S-shaped, which comes from the shape of your lower intestine

Black, tarry stools or bright red stools may indicate bleeding in the GI tract; black stools can also come from certain medications, supplements, or consuming black licorice; if you have black, tarry stools, it’s best to be evaluated by your healthcare provider

Quiet and gentle dive into the water… it should fall into the bowl with the slightest little “whoosh” sound – not a loud, wet cannonball splash that leaves your toosh in need of a shower

White, pale, or gray stools may indicate a lack of bile, which may suggest a serious problem (hepatitis, cirrhosis, pancreatic disorders, or possibly a blocked bile duct), so this warrants a call to your physician; antacids may also produce white stool

Natural smell, not repulsive (I’m not saying it will smell good)

Yellow stools may indicate giardia infection, a gallbladder problem, or a condition known as Gilbert’s syndrome – if you see this, call your doctor

Uniform texture

Presence of undigested food (more of a concern if accompanied by diarrhea, weight loss, or other changes in bowel habits)

Sinks slowly

Floaters or splashers


Increased mucus in stool: This can be associated with inflammatory bowel disease like Crohn’s disease, or ulcerative colitis, or even colon cancer, especially if accompanied by blood or abdominal pain


Very bad odor: If your stool has an extraordinarily bad odor, it should not be ignored. I am referring to an odor above and beyond the normally objectionable stool odor. Stinky stool can be associated with a number of health problems, such as a malabsorptive disorder, Celiac disease, Crohn’s disease, and chronic pancreatitis

The Healthiest Pooping Position You Probably Aren’t Using

A conversation about bowel movements wouldn’t be complete without a mention of position, as this can impact the ease with which you eliminate and even increase your risk of bowel and pelvic problems, including constipation, hemorrhoids, and more. Most of you reading this probably sit to evacuate your bowel, but this requires you to apply additional force (straining), which has some unwanted biological effects, including a temporary disruption in cardiac flow.

Sitting on a modern toilet is designed to place your knees at a 90-degree angle to your abdomen. However, the time-honored natural squat position (which is still used by the majority of the world’s population) places your knees much closer to your torso, and this position actually changes the spatial relationships of your intestinal organs and musculature, optimizing the forces involved in defecation.

Squatting straightens your rectum, relaxes your puborectalis muscle, and allows for complete emptying of your cecum and appendix without straining, which prevents fecal stagnation and the accumulation of toxins in your intestinal tract. It is instructive that non-westernized societies, in which people squat, do not have the high prevalence of bowel disease seen in developed nations; in some cultures with traditional lifestyles, these diseases are uncommon or almost unknown.

If you have trouble with bowel movements, especially constipation, I urge you to give the squat position a try. Squatting does involve strength and flexibility that adults tend to lose over time (but children have naturally). Special toilets and stools that get your body into a more “squatty” position can help you get closer to the ideal even if you’ve been sitting for decades.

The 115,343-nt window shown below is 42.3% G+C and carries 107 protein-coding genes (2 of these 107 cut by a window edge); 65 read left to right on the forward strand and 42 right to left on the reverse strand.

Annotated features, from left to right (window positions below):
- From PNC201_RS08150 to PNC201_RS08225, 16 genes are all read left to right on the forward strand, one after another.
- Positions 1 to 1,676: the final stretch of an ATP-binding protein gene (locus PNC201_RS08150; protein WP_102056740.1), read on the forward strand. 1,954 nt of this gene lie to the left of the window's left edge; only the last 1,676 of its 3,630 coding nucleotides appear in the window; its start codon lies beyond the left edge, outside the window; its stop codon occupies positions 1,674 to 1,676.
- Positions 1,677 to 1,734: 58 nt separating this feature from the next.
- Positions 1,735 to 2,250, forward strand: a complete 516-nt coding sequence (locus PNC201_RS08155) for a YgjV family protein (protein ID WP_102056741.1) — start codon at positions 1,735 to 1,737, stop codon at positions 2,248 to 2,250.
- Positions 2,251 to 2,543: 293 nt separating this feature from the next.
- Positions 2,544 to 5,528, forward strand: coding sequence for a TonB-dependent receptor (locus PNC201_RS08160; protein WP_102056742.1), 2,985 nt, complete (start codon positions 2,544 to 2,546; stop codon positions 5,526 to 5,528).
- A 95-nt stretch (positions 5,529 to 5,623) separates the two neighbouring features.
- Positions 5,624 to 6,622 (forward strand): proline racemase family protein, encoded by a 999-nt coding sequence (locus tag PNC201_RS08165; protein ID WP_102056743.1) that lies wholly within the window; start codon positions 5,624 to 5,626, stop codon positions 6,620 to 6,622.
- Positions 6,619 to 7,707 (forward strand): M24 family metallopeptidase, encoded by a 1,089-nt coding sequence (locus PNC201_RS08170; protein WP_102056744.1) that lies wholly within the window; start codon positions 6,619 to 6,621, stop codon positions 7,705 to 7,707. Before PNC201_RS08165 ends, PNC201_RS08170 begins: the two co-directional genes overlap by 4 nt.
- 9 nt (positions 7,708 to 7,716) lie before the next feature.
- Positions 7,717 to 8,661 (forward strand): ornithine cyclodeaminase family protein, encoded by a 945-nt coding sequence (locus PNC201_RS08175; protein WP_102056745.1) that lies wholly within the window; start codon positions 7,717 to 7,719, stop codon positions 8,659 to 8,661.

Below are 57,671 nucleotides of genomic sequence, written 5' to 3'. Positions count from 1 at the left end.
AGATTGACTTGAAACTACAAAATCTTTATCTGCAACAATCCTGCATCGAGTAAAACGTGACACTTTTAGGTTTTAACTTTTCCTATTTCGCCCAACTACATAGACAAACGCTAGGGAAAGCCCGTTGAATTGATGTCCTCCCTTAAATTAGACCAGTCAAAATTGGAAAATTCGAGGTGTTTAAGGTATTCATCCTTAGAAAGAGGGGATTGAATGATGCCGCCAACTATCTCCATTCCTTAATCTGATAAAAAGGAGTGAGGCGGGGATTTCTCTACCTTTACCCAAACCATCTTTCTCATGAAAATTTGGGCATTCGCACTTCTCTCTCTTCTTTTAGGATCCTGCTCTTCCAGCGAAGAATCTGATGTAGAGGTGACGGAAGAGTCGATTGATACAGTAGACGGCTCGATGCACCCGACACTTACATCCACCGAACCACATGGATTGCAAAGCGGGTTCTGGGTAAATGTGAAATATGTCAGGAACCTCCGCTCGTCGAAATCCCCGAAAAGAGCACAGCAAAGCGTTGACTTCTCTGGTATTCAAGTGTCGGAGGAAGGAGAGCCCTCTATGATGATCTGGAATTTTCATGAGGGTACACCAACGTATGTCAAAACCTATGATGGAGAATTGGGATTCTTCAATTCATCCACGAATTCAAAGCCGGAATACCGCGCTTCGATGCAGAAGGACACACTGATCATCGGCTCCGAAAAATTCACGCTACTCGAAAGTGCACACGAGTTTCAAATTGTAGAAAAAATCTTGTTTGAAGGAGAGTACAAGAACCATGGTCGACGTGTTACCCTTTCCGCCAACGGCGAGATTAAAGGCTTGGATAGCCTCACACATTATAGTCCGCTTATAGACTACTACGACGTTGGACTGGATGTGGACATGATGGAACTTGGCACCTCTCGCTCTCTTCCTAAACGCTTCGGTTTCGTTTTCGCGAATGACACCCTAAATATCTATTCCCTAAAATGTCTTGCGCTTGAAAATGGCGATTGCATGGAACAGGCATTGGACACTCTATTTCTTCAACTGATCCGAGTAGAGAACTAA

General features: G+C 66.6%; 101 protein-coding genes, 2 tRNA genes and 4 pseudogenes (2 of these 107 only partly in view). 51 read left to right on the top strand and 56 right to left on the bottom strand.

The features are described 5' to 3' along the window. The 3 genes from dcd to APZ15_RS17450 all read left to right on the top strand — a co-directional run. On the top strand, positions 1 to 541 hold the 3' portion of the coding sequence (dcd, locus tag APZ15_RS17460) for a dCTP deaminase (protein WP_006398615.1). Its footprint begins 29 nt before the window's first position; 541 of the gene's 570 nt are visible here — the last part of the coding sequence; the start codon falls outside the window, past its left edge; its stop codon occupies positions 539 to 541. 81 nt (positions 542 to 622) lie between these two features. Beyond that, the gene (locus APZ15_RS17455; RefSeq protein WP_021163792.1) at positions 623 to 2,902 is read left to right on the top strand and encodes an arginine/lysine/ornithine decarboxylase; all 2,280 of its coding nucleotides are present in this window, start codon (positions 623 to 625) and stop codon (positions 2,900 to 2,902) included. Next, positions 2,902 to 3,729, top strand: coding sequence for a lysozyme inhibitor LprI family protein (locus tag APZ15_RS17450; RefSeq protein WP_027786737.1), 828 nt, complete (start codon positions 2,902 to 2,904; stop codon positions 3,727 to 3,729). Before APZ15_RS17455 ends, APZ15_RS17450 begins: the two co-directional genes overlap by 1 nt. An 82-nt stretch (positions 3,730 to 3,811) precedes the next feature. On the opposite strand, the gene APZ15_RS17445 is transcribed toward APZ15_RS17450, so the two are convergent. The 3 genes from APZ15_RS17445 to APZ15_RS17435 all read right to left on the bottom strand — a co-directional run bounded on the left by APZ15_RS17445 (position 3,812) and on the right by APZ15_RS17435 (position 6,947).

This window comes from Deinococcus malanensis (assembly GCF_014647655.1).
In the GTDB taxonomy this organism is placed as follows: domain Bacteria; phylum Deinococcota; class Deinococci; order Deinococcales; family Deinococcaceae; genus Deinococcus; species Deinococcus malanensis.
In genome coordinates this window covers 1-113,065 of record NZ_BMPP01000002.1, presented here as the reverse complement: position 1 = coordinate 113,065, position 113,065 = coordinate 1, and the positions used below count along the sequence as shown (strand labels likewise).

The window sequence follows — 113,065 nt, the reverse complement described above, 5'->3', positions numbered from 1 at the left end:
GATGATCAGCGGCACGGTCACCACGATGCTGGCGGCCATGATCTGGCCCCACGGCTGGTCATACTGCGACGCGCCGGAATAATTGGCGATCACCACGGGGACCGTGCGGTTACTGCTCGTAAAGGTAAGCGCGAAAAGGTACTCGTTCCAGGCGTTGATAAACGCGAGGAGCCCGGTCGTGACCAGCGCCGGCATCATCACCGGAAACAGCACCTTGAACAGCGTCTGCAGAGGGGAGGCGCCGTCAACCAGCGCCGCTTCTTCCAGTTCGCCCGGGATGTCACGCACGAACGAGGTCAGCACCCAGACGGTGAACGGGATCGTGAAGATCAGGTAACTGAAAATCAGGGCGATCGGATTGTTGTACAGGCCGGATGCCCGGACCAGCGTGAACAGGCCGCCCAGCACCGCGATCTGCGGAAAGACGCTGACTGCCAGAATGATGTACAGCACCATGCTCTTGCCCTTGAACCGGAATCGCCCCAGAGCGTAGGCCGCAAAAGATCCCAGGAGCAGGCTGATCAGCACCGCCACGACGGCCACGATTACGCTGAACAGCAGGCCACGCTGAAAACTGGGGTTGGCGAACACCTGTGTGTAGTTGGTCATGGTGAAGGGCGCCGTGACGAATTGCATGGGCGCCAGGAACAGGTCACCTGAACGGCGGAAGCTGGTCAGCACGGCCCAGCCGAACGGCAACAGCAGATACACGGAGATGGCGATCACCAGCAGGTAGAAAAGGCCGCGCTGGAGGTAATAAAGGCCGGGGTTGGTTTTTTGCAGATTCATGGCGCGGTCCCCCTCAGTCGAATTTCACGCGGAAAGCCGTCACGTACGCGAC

Constipated? Here’s What Can Help

Constipation is one of the most common bowel problems. It’s defined as passing hard, dry stools that you have to strain to move, and it’s typically accompanied by decreased frequency of defecation. Straining is not normal, nor is experiencing feelings of incomplete elimination, bloating, crampiness, or sluggishness after going number two. If you’re over the age of 65, your risk of becoming constipated increases significantly.

If you’re constipated, tweak your diet so that it includes plenty of whole foods, particularly fresh, organic vegetables and fruits that provide good nutrients and fiber. However, most of your fiber should come from vegetables, not grains. Grains actually contain anti-nutrients that may damage your health, as well as sticky proteins like gluten (literally, Latin for “glue”) in the prolamine class, which are highly constipating to some individuals. Ironically, since we’re often told that whole grains are one of the best sources of fiber for our health, the net effect of eating them will likely be constipating versus eliminative, and if it does have the latter effect, it may be due to its irritant properties – hardly a “wholesome” food.

Assuming your gut is generally healthy, I believe most people need upwards of 32 grams of fiber a day. Most Americans get nowhere near this amount. If your diet could use more fiber, resist the urge to fortify it with whole grains. Instead, focus on eating more vegetables, nuts, and seeds. In addition to modifying your diet as described above, other effective constipation relief and prevention strategies include:

The Benefits of Medical Cannabis

By Dr. Mercola

Marijuana has been legalized in a number of US states; 20 states have legalized cannabis for medical purposes; two states—Colorado and Washington state—also permit recreational use. Certain forms of cannabis are actually very potent medicine, with few or no psychoactive effects.

In California, medical marijuana has been legal for 18 years. Dr. Allan Frankel, a board-certified internist in California, has treated patients with medical cannabis for the past seven years.